Sir Martin Sorrell’s S4 Capital sees losses widen to £82m as takeovers and hiring boom weigh on group’s costs

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  • Sir Martin Sorrell’s business reported an £82.4m loss for the first half of 2022.
  • S4 Capital said it has frozen recruitment and put discretionary spending under control.
  • Known reported a net debt of £135.5m.

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S4 Capital’s losses have accelerated due to a constant stream of acquisitions and an increase in headcount.

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Sir Martin Sorrell’s advertising business reported an £82.4m loss in the first six months of 2022, compared to a £23m loss last year, as staff investment outpaced net revenue growth.

S4 announced that it had put in place a moratorium on recruitment and discretionary spending controls, which had the “desired effect” of total headcount for the past month remaining at around 9,100.

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Titan: Sir Martin Sorrell’s business posted a half-year loss of £82.4m as hiring investment outperformed net revenue growth by more than expected.

This is still almost 60% more people than the company employed at the end of June 2021, when its net cash total was £6.6m.

Twelve months later, the group posted a net debt of £135.5m due to the high number of M&A it completed this year, including one involving Los Angeles-based software developer TheoremOne.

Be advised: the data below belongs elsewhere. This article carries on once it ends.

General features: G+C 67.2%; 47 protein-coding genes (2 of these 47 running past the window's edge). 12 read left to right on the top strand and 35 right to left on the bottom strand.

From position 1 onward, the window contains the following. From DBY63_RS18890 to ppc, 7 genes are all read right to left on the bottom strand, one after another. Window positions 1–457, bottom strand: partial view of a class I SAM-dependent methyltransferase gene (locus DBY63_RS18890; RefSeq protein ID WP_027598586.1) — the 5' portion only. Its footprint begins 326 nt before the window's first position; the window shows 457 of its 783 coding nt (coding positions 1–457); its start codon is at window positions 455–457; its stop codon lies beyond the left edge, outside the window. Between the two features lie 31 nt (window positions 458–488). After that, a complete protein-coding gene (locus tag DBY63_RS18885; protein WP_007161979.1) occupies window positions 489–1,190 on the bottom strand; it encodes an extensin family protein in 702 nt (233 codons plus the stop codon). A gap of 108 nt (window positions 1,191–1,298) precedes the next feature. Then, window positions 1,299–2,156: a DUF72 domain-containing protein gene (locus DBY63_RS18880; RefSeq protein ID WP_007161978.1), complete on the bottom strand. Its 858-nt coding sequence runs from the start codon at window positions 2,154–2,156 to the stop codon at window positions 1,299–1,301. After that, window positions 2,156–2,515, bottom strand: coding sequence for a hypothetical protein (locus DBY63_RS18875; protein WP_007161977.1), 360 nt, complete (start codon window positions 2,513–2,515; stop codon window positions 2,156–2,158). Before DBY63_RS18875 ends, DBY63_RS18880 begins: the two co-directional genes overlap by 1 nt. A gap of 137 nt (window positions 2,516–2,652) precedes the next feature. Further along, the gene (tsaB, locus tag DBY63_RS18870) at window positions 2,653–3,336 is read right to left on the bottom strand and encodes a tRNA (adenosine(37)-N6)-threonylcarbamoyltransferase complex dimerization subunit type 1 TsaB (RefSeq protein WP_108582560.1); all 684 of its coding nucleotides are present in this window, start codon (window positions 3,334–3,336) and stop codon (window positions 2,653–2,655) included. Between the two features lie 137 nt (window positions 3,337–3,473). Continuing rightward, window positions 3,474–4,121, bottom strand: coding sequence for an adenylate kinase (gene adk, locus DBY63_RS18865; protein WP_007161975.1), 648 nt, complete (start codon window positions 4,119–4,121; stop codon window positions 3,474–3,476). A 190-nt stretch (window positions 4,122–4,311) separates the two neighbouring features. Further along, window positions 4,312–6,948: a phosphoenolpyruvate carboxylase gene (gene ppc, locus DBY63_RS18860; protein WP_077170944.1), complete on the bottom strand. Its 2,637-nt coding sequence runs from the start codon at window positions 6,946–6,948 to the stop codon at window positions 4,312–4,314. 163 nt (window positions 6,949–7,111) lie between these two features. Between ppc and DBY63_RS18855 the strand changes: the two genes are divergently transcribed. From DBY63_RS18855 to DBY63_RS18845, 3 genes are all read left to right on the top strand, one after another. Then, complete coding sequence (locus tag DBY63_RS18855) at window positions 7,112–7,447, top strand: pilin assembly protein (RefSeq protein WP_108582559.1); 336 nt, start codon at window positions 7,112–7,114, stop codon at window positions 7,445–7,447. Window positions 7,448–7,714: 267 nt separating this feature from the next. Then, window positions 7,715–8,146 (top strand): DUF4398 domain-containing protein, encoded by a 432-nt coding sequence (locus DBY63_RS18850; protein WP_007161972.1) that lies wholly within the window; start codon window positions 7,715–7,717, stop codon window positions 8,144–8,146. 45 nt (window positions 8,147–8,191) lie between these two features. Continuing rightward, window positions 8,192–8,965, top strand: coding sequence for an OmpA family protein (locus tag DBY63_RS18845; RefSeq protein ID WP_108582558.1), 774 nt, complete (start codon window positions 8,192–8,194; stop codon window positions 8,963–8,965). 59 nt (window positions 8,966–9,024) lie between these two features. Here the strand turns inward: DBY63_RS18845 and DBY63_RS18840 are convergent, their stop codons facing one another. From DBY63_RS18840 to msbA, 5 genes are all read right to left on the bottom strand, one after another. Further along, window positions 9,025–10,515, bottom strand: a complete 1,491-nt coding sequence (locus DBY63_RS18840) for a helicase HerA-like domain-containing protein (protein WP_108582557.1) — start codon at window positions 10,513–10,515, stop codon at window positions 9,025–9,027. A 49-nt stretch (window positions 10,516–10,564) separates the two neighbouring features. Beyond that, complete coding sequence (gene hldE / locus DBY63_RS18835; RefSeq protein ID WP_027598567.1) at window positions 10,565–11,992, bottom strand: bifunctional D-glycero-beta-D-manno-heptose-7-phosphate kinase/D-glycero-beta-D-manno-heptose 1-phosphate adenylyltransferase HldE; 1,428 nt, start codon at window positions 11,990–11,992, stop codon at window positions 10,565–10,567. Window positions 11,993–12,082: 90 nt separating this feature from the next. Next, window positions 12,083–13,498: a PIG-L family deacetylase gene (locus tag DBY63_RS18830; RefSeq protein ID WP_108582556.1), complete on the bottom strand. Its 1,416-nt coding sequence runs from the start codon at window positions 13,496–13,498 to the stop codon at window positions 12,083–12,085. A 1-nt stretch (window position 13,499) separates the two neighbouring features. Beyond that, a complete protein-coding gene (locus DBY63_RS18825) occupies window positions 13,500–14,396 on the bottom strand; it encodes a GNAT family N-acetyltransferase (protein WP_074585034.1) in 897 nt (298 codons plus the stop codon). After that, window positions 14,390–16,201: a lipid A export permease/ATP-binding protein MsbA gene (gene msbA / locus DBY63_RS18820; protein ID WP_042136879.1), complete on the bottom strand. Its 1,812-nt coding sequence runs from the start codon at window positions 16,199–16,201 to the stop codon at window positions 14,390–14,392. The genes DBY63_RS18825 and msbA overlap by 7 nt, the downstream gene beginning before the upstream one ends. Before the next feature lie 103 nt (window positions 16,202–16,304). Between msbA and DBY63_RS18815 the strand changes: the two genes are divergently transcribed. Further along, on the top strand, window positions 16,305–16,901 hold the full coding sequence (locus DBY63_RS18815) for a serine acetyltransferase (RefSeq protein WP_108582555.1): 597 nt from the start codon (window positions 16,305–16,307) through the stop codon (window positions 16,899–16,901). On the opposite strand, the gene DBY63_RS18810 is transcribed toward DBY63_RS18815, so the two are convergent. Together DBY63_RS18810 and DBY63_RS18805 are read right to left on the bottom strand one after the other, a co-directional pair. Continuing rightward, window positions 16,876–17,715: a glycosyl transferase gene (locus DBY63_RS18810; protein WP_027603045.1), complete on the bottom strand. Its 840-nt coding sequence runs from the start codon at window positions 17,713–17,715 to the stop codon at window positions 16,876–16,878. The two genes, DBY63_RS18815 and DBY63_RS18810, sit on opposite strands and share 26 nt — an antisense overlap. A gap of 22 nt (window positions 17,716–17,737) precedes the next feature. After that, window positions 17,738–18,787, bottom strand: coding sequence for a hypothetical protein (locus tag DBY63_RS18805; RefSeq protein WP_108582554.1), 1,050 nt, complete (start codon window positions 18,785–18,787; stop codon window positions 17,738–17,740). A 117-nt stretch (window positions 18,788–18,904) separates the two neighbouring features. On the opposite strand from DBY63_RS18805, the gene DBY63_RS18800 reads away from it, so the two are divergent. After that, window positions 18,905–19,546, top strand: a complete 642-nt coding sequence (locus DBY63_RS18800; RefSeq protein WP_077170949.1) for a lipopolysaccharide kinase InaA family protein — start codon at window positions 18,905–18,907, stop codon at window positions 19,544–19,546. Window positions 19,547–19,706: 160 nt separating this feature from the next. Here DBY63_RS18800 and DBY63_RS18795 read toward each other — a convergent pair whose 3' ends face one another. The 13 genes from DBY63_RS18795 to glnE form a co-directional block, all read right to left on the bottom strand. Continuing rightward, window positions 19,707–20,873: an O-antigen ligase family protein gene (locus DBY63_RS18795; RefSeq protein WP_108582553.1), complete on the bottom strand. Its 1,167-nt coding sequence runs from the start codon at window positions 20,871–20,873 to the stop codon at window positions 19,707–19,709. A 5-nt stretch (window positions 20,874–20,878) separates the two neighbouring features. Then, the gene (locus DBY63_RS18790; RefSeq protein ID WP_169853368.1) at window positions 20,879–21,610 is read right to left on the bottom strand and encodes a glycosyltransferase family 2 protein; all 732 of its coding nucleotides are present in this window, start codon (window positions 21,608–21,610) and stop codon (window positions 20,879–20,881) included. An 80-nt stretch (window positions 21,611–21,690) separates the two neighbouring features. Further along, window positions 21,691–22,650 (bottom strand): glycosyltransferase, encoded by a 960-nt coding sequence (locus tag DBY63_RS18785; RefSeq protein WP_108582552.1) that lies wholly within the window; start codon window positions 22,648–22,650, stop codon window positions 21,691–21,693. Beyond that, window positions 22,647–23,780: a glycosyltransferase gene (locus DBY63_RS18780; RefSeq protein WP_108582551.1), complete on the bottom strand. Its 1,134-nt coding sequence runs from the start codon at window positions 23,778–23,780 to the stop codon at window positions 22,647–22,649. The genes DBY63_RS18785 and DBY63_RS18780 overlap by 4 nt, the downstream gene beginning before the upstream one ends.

These deals continued to help overall sales for the last half of the year climb 59.8% to £446.4m, with bills jumping nearly 40% to £765.6m.

S4 Capital has also benefited from new contracts with large corporate clients such as pub chain Brewdog, computer software provider Adobe and social media platform TikTok.

On top of that, he has received two so-called “colossal” contracts, each worth at least $20 million a year, which are scheduled to become fully operational in 2023.

The London-listed company said it has five more clients with transactions close to reaching “colossal” status, with another 14 identified as “potential giants.”

Despite the economic climate of higher interest rates, higher inflation and slower growth, Sorrell said the moment could be a windfall for the advertising sector.

He said: “The outlook for digital advertising and transformation remains relatively bright while traditional media languishes, and there is evidence that demand is picking up during times of economic uncertainty, as we saw with Covid in 2020 when we performed well.”

Sorrell, 77, founded S4 Capital four years ago after leaving WPP, the agency he helped build and grow into the world’s largest advertising company.

His new firm has undergone rapid expansion, having bought 30 media organizations since its inception and won clients such as tech giants Google and Meta, owner Cadbury Mondelez, and German automaker BMW.

The company’s credibility took a hit earlier this year when a series of accounting errors delayed the release of its full-year results – a fiasco that analysts blame on S4 Capital’s breakneck growth.

To try to restore credibility, the group hired more accountants, appointed former WPP director Colin Day to head its audit and risk committee, and changed its financial controls, risk management, and governance procedures.

Shares C4 Capital rose 12.5% ​​to 161.4 pence on Wednesday, although their value has fallen by more than 62% over the past 12 months.


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